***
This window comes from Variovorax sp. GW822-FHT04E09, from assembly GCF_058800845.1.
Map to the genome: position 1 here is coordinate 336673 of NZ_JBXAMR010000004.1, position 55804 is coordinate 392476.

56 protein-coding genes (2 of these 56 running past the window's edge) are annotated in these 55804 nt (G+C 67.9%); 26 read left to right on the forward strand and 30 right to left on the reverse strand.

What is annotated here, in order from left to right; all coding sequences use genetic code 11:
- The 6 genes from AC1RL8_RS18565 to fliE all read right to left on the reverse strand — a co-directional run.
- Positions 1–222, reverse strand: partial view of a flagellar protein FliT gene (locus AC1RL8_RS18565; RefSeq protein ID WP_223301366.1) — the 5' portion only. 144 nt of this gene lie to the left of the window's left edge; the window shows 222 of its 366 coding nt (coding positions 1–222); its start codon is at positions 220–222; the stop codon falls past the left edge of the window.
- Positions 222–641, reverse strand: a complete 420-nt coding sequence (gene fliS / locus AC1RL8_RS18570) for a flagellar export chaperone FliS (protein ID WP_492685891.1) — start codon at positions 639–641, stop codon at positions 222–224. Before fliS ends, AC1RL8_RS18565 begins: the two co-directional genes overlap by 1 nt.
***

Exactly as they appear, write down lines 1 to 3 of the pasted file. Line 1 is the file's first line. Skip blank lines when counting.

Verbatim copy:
This window comes from Variovorax sp. GW822-FHT04E09, from assembly GCF_058800845.1.
Map to the genome: position 1 here is coordinate 336673 of NZ_JBXAMR010000004.1, position 55804 is coordinate 392476.

56 protein-coding genes (2 of these 56 running past the window's edge) are annotated in these 55804 nt (G+C 67.9%); 26 read left to right on the forward strand and 30 right to left on the reverse strand.